What to do if your teacher is toxic

Obviously, if your teacher is eating your soul, you want to leave. But that’s not always easy.

Sometimes, the only teacher in an area is a toxic character. In fact, the role of ‘only available bellydance teacher’ seems to be particularly attractive to toxic types, as it offers them the control they crave.

Other times, the toxic teacher is the very best teacher in your area, or the best one in the style you want to learn. Unfortunately, the performing arts and fragile egos often go hand in hand, so it’s not uncommon for a spectacular dancer to also be a very difficult individual.

If you decide to remain in class with a toxic character, here are some ideas to reduce your vulnerability:

  • Keep your distance. Come to class, dance, leave. Don’t get socially involved with your instructor, and remember that anything negative you say will probably get back to her somehow. Avoid group socializing organized by the teacher and if you socialize with fellow students on your own, try to avoid talking about class or the teacher. You may  need to tell your friends, ‘“Honestly, I’d rather not talk about [our teacher, the dance community gossip, other students]. There’s so much drama there. Let’s have a drama-free zone here.” T
  • Refuse to receive gossip. If you find yourself in situations where mean gossip is happening, you may need to gently tell the speaker that you’re not interested in all that drama and negativity, then change the subject. Yes, even if the speaker is your teacher, but only if the conversation is private. Avoid challenging her in public.
  • Be aware of your own negativity. One reason we get drawn in by toxic folks is that we love to be part of the “in crowd” and we like to indulge our own secret ‘mean girl.’ If your teacher  builds up her class by mocking the rest of the dance community, you might enjoy feeling like you’re sitting at the ‘cool kids table’ — until you realize it was actually the ‘mean girls’ table’ all along. You can’t resist until you acknowledge what’s drawing you in. Own your role in the gossip and move past it. You don’t need to be part of a group that’s tearing others down.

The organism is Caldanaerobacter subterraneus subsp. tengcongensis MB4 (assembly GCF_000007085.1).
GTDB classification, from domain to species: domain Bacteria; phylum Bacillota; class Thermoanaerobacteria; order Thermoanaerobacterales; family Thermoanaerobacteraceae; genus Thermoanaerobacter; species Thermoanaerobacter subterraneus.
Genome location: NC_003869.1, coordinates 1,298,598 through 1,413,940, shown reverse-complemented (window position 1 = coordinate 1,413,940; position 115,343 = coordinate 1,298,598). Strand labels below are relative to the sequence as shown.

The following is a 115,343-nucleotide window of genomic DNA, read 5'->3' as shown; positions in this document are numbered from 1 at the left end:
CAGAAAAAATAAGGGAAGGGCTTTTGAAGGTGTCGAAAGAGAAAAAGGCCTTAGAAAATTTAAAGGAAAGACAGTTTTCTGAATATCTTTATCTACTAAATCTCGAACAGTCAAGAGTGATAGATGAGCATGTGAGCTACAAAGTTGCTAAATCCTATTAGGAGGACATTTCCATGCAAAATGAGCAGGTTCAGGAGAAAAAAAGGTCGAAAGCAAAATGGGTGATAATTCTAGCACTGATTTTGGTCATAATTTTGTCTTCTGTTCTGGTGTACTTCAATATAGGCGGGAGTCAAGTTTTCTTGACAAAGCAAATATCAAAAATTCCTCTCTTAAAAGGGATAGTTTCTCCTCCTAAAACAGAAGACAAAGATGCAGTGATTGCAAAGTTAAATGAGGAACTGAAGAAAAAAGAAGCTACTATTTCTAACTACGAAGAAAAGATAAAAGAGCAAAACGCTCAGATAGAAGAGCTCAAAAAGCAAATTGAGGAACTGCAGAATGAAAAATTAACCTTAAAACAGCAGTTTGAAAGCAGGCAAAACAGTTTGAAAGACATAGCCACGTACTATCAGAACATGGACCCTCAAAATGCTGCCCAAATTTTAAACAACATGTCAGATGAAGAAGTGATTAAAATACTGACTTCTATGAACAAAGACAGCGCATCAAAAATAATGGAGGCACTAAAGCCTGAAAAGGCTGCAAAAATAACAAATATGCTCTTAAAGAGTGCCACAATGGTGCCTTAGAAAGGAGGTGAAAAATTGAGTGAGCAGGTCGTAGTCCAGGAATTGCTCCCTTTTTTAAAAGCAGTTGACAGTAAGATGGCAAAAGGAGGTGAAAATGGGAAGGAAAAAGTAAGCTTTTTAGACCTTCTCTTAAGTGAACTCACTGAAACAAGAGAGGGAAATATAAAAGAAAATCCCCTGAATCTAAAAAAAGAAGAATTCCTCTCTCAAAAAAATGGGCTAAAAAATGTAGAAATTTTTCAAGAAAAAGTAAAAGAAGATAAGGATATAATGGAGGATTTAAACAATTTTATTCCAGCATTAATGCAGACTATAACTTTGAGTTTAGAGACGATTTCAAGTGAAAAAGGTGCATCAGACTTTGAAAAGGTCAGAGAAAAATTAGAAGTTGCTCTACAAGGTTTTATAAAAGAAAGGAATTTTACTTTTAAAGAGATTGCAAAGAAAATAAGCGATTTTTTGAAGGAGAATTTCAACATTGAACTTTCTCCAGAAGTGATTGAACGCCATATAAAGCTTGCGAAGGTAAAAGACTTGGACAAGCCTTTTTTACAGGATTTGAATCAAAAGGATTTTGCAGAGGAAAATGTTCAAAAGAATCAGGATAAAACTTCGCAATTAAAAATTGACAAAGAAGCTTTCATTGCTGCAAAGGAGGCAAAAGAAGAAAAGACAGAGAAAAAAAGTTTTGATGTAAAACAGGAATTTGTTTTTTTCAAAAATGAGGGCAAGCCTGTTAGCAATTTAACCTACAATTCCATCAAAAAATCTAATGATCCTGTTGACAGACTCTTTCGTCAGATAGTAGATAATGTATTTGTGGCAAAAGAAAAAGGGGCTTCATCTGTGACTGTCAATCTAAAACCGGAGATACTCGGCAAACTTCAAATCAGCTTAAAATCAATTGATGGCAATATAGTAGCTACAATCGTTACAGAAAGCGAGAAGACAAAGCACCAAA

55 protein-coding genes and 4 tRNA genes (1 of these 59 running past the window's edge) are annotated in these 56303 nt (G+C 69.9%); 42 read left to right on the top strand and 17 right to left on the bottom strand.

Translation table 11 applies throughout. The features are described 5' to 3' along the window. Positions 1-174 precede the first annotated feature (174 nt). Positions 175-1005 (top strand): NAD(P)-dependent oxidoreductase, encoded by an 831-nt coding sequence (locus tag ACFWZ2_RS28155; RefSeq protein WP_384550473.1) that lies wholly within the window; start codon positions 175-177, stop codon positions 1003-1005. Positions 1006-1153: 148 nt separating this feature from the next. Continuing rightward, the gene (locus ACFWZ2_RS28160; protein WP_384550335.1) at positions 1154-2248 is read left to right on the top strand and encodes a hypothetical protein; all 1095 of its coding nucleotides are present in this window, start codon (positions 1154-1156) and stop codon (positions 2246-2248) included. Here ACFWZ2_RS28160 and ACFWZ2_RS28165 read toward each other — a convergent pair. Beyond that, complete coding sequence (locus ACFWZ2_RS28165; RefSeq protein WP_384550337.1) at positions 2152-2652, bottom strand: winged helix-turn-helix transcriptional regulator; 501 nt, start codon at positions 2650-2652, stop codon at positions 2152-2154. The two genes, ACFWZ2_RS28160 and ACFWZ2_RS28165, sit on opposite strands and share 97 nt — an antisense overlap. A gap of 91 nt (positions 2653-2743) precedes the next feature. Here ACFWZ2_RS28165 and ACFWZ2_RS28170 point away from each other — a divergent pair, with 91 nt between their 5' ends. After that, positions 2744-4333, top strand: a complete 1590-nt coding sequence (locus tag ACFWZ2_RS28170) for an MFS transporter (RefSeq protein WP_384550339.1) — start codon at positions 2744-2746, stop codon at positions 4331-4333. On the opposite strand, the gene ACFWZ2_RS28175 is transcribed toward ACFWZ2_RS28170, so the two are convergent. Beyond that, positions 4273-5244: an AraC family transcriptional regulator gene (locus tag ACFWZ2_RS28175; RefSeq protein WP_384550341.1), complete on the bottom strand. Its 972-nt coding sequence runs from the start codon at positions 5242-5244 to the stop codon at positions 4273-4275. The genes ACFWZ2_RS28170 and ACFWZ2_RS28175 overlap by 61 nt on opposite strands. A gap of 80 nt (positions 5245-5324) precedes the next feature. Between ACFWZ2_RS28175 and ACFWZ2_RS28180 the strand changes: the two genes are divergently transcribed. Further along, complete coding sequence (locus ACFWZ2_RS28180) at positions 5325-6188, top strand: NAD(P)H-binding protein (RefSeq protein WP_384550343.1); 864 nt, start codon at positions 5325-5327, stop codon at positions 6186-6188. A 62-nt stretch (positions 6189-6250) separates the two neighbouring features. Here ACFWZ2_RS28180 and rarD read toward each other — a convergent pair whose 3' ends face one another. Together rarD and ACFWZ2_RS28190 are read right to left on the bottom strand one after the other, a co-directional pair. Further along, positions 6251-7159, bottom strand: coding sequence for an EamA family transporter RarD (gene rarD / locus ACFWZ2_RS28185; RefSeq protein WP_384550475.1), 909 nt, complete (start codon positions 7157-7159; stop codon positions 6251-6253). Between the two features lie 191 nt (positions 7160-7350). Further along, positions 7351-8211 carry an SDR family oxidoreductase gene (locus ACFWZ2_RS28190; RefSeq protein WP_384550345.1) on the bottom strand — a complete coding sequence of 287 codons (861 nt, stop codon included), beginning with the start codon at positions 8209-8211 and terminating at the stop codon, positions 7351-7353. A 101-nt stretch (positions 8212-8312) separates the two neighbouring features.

• Let go of the need to ‘help’ if your teacher is needy or a constant victim. You can’t save anyone, and you’re not responsible for anyone but yourself. If you’ve been volunteering too much time around the studio, or you’ve spent too much time listening to negative rants that leave you feeling helpless and drained…just stop. Tell your teacher  that you are going to be overwhelmed with personal issues going forward. Let know you’ll be making time to come to class but you won’t be as available as you were before to socialize or help out.
  • Become a very careful listener. Know that everything you hear is being slanted, filtered and distorted whether the speaker realizes it or not. The more neurotic (or desperate) the speaker is, the more she will involuntary distort the truth without recognizing her speech as ‘lying’
  • Use your own compassion as a shield to keep you from feeling angry. Anger will devour you. This person is behaving this way because she is needy and in pain. You can do your best not to contribute to her pain, but you can’t fix it for her. Release your anger by silently hoping she finds the help she needs.

When you have to leave

Often a dancer is ready to leave a Toxic Teacher long before she actually makes that move. Why? Fear keeps her in class. If your teacher is negative, critical, moody and scary when she likes you, how will she act when you try to leave?

Sadly, being able to leave one instructor for another without drama can be considered a sign that your teacher is NOT toxic. The toxic ones will feel threatened, angry, frightened and confused by your move. Simple explanations like ‘this class is closer to my home’ or ‘this teacher is more my style’ make perfect sense to a mentally healthy instructor. But to a toxic character is more likely to take your move to another class as a personal attack and try to “fight back.”